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Max Benavidez

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Latinos, Numbers and the Real World

Posted: 08/15/11 08:45 PM ET

We live in a numbers world. Earlier this year, the U.S. Census Bureau reported that Latinos now total 50.5 million people, making up 16.3% of the U.S. population, and grew by 43 percent between 2000 and 2010, or four times the nation's 9.7 percent growth rate.

For all the excitement over this impressive demographic growth, there's a dispiriting side to the numbers. Eight hundred thousand, mostly Latino, undocumented immigrants have been deported in the past two years and The DREAM Act, which would actually reward our most ambitious young undocumented Latinos, has languished for ten years in the U.S. Congress, losing every time it has come up for a vote

But the disheartening numbers don't stop there: The Census Bureau reported that 25% of Hispanics live in poverty while the U.S. Bureau of Labor Statistics reported that in June of this year Hispanic youth unemployment jumped to 35 %. Not too long ago, Johns Hopkins University released a study that says only 64% of Hispanics ending up graduating from high school in 2008 (the last year they had complete graduation totals).

A few weeks ago the Pew Hispanic Center said that Latino wealth dropped by 66% from 2005 to 2009, the largest decrease for any group during the Great Recession. Pew also found that the median wealth of white households is 18 times that of Hispanic households and 20 times that of black households. As the report said, "These lopsided wealth ratios are the largest in the quarter century since the government first published such data, and roughly twice the size of the ratios that had prevailed between these three groups for the two decades prior to the Great Recession." Pew also noted that "a third of Hispanic and black households had zero or negative net worth in 2009, compared with 15% of white households and that a quarter of all Hispanic and black households in 2009 had no assets other than a vehicle, compared with just 6% of white households."

All big numbers, but what do they really mean? And, what should Latinos do? For starters, I think we need to build from the ground up. Here's why.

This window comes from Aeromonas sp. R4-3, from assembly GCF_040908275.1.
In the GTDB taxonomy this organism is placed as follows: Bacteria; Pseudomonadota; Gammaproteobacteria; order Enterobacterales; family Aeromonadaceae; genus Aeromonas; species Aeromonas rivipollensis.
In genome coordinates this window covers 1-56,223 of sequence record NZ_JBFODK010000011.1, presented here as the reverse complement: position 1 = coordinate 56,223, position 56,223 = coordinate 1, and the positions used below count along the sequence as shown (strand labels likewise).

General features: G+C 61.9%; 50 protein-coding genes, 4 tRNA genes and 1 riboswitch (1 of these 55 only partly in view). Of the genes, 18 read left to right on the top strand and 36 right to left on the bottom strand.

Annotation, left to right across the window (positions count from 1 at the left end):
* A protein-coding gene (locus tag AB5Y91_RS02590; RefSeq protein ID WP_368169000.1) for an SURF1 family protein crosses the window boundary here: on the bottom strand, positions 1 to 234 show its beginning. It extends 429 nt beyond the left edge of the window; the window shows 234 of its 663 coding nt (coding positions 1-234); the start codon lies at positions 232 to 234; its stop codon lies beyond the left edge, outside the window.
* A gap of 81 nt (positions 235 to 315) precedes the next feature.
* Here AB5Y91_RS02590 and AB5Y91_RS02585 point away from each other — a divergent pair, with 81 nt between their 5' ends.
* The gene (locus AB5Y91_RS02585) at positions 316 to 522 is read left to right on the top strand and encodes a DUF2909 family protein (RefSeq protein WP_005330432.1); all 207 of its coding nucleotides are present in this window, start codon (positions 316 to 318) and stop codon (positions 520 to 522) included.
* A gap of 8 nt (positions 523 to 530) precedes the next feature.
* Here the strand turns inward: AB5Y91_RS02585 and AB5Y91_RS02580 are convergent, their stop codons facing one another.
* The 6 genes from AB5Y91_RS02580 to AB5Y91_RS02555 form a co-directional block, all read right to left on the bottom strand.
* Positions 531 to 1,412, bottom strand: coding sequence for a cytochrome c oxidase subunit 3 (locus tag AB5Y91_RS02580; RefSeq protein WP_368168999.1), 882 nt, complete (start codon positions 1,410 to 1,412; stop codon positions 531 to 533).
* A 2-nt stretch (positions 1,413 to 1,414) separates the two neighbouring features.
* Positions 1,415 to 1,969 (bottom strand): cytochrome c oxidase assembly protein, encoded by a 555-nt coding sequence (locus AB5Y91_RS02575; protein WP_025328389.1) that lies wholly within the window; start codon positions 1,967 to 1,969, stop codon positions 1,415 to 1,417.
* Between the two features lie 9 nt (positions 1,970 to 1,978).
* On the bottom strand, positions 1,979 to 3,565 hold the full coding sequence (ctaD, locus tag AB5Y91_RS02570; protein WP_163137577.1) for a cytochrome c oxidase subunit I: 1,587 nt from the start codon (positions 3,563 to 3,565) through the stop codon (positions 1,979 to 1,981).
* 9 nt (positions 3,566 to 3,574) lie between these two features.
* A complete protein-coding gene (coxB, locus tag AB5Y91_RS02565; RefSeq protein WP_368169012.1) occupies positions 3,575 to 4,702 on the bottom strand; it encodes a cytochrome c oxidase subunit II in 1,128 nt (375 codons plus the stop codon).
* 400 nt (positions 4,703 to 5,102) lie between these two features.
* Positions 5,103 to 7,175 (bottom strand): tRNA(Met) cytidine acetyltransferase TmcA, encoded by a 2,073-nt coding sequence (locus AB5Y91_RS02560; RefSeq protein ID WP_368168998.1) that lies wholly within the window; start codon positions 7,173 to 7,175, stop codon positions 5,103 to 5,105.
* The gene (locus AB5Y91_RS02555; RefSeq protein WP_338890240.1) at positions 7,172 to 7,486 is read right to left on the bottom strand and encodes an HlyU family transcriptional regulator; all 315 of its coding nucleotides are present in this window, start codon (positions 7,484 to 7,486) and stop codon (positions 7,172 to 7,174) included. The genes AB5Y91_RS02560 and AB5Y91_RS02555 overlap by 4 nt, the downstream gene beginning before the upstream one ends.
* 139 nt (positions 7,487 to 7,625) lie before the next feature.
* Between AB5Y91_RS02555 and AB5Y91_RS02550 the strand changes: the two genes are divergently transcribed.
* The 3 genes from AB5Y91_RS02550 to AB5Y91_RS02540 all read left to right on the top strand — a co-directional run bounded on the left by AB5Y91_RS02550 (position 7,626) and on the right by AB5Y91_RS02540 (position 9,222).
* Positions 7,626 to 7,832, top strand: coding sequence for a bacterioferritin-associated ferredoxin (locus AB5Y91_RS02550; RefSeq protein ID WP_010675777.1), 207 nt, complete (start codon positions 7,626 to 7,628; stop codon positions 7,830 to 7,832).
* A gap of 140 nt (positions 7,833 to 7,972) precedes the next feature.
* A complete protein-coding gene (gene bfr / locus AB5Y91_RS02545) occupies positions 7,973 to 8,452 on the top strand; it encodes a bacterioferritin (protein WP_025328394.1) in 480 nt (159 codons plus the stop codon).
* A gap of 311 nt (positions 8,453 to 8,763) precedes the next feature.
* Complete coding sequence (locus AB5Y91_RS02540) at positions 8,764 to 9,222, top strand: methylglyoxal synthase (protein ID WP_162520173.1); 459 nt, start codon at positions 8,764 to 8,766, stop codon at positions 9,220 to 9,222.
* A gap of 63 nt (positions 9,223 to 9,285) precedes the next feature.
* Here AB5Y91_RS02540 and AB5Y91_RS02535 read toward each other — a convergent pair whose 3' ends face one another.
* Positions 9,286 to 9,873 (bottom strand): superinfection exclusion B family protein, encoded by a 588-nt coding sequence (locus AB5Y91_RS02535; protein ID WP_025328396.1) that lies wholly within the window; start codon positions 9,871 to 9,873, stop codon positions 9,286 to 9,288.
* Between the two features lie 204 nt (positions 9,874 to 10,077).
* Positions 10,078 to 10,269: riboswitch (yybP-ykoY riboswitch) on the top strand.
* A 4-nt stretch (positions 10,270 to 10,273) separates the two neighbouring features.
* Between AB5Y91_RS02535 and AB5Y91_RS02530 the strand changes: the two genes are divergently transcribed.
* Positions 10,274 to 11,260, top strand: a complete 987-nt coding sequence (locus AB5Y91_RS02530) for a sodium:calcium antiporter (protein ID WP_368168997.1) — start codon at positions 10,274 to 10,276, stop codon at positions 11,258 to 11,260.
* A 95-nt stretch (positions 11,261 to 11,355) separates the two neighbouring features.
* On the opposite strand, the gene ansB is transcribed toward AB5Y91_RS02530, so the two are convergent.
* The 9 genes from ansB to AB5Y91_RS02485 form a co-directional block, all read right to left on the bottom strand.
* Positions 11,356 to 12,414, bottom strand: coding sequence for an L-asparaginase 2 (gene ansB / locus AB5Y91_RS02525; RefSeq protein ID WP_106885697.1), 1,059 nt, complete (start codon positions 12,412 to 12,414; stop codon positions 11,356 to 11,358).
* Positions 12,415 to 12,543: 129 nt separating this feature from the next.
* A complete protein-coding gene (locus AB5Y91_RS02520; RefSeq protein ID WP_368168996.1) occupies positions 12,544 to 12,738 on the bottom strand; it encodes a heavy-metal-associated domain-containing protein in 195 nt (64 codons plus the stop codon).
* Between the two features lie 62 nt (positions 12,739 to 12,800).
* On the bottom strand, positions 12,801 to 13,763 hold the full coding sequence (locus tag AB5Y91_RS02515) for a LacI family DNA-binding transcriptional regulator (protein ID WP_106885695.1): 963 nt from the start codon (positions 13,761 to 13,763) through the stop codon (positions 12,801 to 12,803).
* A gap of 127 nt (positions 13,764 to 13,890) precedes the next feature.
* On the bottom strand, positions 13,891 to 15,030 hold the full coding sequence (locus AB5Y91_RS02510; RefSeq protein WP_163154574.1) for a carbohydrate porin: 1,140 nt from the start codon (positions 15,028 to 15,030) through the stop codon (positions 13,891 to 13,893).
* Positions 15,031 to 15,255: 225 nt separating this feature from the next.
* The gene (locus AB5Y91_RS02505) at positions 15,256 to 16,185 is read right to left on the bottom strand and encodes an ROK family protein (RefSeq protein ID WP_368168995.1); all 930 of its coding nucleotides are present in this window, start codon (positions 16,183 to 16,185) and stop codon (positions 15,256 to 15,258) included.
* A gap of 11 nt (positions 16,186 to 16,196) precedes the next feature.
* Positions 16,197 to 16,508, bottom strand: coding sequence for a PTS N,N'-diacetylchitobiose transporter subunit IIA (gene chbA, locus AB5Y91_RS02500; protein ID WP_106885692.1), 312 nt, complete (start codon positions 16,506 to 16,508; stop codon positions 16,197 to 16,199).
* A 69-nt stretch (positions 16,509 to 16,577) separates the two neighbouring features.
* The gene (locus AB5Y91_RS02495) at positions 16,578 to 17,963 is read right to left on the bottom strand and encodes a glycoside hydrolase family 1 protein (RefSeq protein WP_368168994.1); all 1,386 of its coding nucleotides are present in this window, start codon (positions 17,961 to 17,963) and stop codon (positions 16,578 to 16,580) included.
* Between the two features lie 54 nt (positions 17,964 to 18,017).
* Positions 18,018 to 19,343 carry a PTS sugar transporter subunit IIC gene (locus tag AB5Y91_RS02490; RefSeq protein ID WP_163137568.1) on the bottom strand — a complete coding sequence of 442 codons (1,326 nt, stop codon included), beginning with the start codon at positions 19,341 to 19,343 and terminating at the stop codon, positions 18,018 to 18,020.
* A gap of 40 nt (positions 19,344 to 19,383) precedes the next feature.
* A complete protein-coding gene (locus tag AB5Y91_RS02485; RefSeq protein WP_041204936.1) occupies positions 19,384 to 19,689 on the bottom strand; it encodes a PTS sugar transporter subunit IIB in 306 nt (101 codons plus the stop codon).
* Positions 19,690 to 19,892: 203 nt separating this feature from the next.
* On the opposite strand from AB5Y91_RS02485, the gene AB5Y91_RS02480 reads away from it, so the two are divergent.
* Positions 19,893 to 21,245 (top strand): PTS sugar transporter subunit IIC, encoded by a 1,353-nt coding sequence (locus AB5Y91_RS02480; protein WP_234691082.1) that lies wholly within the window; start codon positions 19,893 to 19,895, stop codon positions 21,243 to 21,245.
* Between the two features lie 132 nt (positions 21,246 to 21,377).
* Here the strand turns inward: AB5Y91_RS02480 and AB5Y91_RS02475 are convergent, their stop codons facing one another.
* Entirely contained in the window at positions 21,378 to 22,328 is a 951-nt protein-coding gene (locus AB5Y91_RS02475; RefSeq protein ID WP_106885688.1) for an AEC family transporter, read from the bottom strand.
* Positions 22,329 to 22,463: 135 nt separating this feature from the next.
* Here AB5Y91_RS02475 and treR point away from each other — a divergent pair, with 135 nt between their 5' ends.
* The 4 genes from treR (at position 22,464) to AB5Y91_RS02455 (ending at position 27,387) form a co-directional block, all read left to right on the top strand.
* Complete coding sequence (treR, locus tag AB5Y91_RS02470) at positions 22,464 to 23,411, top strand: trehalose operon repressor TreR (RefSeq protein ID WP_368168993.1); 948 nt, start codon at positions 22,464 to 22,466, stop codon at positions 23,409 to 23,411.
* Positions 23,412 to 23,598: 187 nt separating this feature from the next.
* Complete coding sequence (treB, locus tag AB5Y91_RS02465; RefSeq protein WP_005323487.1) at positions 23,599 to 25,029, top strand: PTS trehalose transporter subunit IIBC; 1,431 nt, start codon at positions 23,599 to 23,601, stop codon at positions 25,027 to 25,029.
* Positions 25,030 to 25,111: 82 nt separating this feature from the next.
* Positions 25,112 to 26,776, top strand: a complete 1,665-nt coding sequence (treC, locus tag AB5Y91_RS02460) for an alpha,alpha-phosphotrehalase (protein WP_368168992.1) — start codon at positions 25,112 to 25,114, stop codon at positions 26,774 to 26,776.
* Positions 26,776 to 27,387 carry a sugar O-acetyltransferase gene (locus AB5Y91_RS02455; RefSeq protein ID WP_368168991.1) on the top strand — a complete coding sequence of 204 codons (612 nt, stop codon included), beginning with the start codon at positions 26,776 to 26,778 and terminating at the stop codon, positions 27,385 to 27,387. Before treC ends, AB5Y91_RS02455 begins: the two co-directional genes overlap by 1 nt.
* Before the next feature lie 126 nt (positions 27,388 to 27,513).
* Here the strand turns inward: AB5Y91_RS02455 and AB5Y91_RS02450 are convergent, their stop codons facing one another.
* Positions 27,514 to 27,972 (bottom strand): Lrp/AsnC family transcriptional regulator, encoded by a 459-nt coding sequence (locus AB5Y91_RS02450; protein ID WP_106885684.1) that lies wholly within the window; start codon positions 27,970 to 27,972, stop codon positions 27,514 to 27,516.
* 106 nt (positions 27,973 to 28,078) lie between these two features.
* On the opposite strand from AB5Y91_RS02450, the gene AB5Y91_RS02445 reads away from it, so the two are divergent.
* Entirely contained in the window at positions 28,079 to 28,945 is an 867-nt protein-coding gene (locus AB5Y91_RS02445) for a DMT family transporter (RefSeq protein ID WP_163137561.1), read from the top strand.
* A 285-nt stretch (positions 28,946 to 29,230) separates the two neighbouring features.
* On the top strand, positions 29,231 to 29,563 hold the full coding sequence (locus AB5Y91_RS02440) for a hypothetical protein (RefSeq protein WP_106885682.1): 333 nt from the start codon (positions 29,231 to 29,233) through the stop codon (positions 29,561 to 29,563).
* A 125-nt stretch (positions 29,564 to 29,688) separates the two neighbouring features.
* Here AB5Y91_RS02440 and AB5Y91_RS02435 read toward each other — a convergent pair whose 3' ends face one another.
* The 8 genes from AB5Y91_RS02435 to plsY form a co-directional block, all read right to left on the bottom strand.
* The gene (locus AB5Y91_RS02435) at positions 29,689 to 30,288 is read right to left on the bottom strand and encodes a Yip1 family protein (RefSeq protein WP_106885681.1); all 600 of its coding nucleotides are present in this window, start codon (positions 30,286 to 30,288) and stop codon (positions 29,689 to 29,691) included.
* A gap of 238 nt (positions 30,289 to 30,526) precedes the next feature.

U.S. Supreme Court Justice Ruth Bader Ginsburg famously wrote in a Brookings Institution article that the United Nations had estimated "that white Americans, if ranked as a separate nation, would lead the world in well-being, a measure that combines life expectancy, educational achievement, and income. African Americans, in contrast, would rank a depressing twenty-seventh, while Hispanic Americans would rank even lower at thirty-second."

Here in California, the American Human Development Project issued its latest "Measure of America" series in May and we learned that the once Golden State has both the highest and lowest levels of well-being. As the report says, "Nearly a century of human progress separates the best-off and the worst-areas in the state." Some of us are living at amazing 2060 standards of living while others, including many Latinos, are still mired in 1960s-era poverty conditions.

Given the stubborn Great Recession and the crazy political gridlock that's gripped the nation, we are on our own. To build wealth and create assets Latinos need to find models that do the job from the bottom up.

L.A. is often referred to as the Latino capital of the U.S. because more Latinos live here than anywhere else in the nation--nearly 5 million and a place like East L.A. is 97% Latino. For Latinos, a lot of culture, thought and innovation flow out of L.A.

One place to look for inspiration is the Magnolia Place Community Initiative in Los Angeles, which is a five-square mile, 500-block area with 35,000 children that includes the West Adams, Pico Union and North Figueroa neighborhoods. This initiative, which is spearheaded by Children's Bureau CEO Alex Morales in collaboration with scores of partners such as Casey Family Programs, St. John's Well Child and Family Center, Public Counsel, Occidental College, L.A. County Department of Mental Health, Para Los Ninos and First 5 L.A., is in the process of building community and resiliency from the ground up. The Initiative's hub is a 46,000 square foot facility on three acres that offers financial fitness courses, a medical and dental clinic, parenting classes and many other services.

The Magnolia Place Initiative isn't waiting for the economy to improve but executing transformational strategies right now family by family, block by block, so the people who live in the Corridor, 60% of whom are Latino, can learn to be more successful in improving their own lives.

A project like Magnolia Place hopes to be a national model and its proponents realize that it's a long-term process, but it's also taking action now rather than waiting for some economic miracle or political savior to change the world.

Another example of the do-it-yourself spirit is Pan American Bank, the nation's second-oldest Latino-owned bank, whose president Jesse Torres recently oversaw the opening of a banking center targeting the Initiative's population. The bank eliminated checking fees and minimum balances and provides incentives such as contributing $5 for every child who opens a bank account.

Change is tough, but not changing is even worse. Numbers don't lie but it's doubtful that our leaders are even paying attention to these statistics. Things are bad for a lot of Latinos but now is the time to take things into our own hands in a smart way. This is truly our moment to be the game changers.

 
 
 

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